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Bank accused of 'selling England by the pound'

Deep divisions within the Bank of England's Monetary Policy Committee were laid bare again when its leading "hawk", Andrew Sentance, an external appointment, accused colleagues of "selling England by the pound" and called for a rise in rates before May – earlier than market expectations.

In stark contrast to the cautious, dovish tone struck by the Bank's Governor Mervyn King at Wednesday's press conference on the Inflation Report, Mr Sentance said the Bank would now have to raise rates faster and more steeply than if it had taken some more modest steps earlier – a view he has expressed before.

Mr Sentance's bullishness was backed by the latest industrial trends survey from the CBI, which showed strong exports. Mr Sentance said: "We would be better placed to head off the upside pressures on inflation which are now apparent if we had taken earlier policy action, and the risk is that when policy tightening does start, it will be overdue and the MPC will be playing catch-up – which is not a good scenario for recovery prospects."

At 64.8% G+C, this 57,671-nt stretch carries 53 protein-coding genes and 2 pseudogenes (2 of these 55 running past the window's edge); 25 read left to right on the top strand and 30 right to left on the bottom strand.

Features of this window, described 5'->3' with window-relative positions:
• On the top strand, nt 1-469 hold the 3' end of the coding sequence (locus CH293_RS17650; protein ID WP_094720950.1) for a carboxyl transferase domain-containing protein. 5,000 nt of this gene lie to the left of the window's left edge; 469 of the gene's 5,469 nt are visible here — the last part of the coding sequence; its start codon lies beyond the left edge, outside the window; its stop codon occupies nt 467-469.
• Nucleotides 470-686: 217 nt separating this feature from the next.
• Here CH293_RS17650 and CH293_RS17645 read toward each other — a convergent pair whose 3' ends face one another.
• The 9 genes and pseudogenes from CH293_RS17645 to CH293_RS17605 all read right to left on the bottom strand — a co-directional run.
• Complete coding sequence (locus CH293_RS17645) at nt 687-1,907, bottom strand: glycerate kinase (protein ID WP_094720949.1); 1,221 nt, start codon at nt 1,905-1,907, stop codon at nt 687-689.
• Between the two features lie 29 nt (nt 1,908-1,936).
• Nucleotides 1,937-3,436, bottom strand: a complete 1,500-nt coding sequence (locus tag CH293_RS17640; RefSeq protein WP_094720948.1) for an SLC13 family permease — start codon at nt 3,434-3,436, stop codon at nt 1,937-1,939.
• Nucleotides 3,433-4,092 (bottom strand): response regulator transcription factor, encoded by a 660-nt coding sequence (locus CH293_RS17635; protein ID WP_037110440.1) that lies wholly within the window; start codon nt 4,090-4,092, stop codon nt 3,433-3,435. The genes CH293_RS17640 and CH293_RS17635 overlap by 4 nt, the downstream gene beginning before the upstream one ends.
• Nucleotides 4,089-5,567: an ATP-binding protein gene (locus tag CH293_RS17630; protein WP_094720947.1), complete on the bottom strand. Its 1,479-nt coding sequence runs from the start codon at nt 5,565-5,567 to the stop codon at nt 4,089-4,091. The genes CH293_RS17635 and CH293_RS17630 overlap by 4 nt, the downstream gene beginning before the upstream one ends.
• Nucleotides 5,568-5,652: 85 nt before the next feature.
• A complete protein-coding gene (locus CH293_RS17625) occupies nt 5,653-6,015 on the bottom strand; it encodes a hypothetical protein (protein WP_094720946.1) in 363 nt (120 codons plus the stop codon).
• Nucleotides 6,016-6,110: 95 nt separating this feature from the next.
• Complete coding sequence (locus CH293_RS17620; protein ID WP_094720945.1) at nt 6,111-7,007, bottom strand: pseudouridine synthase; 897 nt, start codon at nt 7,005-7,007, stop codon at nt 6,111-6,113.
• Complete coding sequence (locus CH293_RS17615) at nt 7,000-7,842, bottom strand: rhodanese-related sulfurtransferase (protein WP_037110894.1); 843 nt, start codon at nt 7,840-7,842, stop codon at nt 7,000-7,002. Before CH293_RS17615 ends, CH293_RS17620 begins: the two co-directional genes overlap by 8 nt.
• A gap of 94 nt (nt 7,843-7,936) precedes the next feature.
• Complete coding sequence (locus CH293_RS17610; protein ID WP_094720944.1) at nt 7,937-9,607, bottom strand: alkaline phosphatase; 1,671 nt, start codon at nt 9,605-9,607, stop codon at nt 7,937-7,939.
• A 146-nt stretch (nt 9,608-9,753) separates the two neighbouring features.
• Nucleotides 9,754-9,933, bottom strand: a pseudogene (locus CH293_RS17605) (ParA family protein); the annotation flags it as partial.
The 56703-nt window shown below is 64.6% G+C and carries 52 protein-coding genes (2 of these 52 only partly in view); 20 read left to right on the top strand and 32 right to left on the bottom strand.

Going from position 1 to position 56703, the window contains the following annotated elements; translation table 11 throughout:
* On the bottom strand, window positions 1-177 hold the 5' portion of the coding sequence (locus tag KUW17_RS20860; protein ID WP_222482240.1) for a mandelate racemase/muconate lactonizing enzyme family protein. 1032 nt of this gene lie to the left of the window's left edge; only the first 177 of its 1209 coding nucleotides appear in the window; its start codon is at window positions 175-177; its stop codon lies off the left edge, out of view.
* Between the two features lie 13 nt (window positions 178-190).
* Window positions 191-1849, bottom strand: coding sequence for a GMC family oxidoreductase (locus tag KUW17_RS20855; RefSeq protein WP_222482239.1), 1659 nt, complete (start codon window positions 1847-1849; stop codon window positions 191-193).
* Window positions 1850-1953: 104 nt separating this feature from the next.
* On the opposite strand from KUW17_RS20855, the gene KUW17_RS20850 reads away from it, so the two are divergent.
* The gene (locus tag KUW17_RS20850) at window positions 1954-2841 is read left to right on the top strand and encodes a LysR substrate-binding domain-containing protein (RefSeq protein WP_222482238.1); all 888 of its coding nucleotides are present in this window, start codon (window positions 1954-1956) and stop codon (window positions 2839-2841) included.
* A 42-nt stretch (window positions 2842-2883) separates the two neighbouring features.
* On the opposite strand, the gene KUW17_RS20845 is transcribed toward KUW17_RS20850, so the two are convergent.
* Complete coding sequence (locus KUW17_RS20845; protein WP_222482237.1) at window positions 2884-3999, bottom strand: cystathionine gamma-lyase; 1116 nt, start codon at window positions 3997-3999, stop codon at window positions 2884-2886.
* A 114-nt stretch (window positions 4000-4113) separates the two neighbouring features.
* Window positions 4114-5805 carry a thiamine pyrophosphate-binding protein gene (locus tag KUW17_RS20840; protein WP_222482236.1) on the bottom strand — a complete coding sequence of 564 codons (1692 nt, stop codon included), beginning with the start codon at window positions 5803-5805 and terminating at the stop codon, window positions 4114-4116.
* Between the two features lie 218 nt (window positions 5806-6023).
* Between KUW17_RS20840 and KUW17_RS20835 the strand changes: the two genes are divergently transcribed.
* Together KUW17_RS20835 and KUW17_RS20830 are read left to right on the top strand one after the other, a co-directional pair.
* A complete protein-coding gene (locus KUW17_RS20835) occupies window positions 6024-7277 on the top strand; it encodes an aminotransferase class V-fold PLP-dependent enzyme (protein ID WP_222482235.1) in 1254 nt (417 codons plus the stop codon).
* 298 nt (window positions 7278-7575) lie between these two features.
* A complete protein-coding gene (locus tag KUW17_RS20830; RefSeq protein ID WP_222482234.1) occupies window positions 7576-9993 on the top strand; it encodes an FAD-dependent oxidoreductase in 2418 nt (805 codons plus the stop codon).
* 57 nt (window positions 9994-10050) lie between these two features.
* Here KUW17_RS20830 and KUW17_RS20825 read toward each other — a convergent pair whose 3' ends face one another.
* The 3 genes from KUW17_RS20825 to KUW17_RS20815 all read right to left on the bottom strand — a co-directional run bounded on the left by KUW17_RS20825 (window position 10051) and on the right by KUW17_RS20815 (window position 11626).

He continued: "By raising interest rates sooner rather than later to help offset global inflationary pressures, the MPC can help reassure the financial markets and the great British public that we remain true to our inflation target."

In a reference to the 20 per cent depreciation in sterling since 2008, and a 1973 Genesis album title, Mr Sentance added: "If we are to avoid 'selling England by the pound' in the sphere of monetary policy, we need to ensure that a weak or declining currency is not aggravating imported price pressures and destabilising the path of inflation over the medium-term."

Much will depend on who is appointed to succeed Mr Sentance when he steps down after the MPC meeting in May.